Solar and wind energy have gotten significantly less expensive in recent decades. However, these sources are still dependent on climatic circumstances – without wind, turbines cannot spin, and solar panels cannot (typically) capture energy.
Because these sources are less constant than fossil fuels, which can be dispatched on demand, utilities will continue to rely on gas and coal to cover gaps and keep the electric grid stable even as solar and wind develop. This accounts for 30% of worldwide CO2 emissions, hence decarbonizing the electric system is critical to mitigating climate change.
We can accelerate the shift to renewable energy by storing extra energy in batteries, and new room-temperature sodium-sulfur (RT Na-S) batteries appear to be a feasible option.
They store and deploy electrical energy through chemical interactions between a sulfur cathode and a sodium anode, and they employ low-cost ingredients that can even be harvested from saltwater.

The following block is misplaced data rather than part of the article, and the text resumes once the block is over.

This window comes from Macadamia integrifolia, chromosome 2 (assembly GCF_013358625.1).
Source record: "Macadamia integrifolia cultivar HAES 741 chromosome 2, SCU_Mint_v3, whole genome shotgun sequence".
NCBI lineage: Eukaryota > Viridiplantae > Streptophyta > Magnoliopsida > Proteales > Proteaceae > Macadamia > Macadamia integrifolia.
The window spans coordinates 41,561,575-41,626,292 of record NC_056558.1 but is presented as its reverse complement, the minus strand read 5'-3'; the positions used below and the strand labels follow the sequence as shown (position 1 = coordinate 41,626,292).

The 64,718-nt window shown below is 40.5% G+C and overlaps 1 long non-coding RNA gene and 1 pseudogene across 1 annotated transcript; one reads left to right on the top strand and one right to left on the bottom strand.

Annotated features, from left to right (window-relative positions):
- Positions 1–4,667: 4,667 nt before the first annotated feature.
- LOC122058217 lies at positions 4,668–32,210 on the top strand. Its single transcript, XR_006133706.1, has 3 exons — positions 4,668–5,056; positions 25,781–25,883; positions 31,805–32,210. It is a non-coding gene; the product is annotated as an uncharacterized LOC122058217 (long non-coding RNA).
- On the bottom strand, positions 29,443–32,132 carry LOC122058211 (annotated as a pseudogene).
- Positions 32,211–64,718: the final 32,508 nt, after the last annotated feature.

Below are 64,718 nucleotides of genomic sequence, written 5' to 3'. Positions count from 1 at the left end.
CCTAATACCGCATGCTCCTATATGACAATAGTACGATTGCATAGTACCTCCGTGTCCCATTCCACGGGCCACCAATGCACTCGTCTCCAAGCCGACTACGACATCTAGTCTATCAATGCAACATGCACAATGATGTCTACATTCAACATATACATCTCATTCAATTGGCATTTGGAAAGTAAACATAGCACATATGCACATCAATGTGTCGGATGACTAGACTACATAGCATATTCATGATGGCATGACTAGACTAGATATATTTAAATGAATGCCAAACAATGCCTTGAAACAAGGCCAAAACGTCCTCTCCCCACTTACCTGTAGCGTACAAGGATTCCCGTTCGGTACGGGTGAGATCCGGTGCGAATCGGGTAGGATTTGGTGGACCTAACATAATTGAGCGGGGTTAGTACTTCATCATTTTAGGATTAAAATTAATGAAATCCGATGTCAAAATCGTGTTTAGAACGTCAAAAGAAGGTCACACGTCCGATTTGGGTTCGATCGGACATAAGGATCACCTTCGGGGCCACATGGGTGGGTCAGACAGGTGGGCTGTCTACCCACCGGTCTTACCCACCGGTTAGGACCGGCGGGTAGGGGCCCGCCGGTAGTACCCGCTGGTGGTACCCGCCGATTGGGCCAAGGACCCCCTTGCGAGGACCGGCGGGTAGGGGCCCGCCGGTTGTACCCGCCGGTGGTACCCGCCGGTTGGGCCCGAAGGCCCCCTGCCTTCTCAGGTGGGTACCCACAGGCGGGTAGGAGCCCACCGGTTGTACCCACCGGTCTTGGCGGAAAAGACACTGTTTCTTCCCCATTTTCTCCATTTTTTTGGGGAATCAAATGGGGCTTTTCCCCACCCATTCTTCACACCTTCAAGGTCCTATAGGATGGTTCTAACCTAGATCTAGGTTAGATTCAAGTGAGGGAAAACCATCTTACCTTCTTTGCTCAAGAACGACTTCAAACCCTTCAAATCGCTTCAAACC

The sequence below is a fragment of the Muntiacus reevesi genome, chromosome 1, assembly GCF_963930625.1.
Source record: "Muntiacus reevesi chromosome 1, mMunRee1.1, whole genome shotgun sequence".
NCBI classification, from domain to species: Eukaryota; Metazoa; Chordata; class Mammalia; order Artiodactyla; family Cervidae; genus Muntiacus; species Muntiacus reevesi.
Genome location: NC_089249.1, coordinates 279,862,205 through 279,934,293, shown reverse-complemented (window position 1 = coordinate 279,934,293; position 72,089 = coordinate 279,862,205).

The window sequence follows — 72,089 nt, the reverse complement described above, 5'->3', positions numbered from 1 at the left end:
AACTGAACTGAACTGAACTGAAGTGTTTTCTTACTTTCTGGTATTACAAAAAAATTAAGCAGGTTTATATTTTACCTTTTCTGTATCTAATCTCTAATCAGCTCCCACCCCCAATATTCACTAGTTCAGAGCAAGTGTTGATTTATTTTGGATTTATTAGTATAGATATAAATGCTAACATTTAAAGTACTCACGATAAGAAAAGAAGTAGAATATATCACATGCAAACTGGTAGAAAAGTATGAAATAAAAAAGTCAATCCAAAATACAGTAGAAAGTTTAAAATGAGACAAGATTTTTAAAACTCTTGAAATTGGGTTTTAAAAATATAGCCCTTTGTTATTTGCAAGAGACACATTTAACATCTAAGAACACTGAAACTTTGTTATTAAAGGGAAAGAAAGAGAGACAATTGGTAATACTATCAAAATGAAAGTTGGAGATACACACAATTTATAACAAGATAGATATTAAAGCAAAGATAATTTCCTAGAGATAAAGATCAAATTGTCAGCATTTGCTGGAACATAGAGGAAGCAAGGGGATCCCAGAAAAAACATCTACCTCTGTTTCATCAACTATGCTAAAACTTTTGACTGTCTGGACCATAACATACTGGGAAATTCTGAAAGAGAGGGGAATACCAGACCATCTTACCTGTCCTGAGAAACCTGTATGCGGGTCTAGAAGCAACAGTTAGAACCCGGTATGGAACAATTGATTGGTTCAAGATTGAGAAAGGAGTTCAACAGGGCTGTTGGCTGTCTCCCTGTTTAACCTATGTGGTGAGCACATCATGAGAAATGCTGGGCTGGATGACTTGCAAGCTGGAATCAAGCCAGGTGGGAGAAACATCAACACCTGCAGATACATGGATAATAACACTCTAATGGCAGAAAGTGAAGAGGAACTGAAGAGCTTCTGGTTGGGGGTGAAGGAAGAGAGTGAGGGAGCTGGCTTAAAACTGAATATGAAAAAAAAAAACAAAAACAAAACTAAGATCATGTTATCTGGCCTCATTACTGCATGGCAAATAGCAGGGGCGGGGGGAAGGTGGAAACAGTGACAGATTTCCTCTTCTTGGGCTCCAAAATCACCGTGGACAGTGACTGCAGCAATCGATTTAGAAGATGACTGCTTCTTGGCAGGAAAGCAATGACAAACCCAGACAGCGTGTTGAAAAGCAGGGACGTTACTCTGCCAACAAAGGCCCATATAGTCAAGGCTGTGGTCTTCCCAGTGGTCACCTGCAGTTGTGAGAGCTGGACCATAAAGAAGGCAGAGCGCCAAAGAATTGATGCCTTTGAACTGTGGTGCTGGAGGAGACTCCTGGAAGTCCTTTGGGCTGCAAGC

The new RT Na-S battery has four times the storage capacity of a lithium-ion battery and a very long life – after 1,000 cycles, it still preserved almost half of its capacity, which the researchers call “unprecedented. This leap was possible thanks to the incorporation of carbon-based electrodes and the use of a process called “pyrolysis” to improve the reactivity of the sulfur and the reactions between the sulfur and sodium.
The researchers have only constructed and tested laboratory-scale prototypes of their RT Na-S battery thus far. They now want to concentrate on scaling up and commercializing the technology, which will most likely take several years.
Reference- IEA website, Journal Advanced Materials, Popular Science, Nature Communications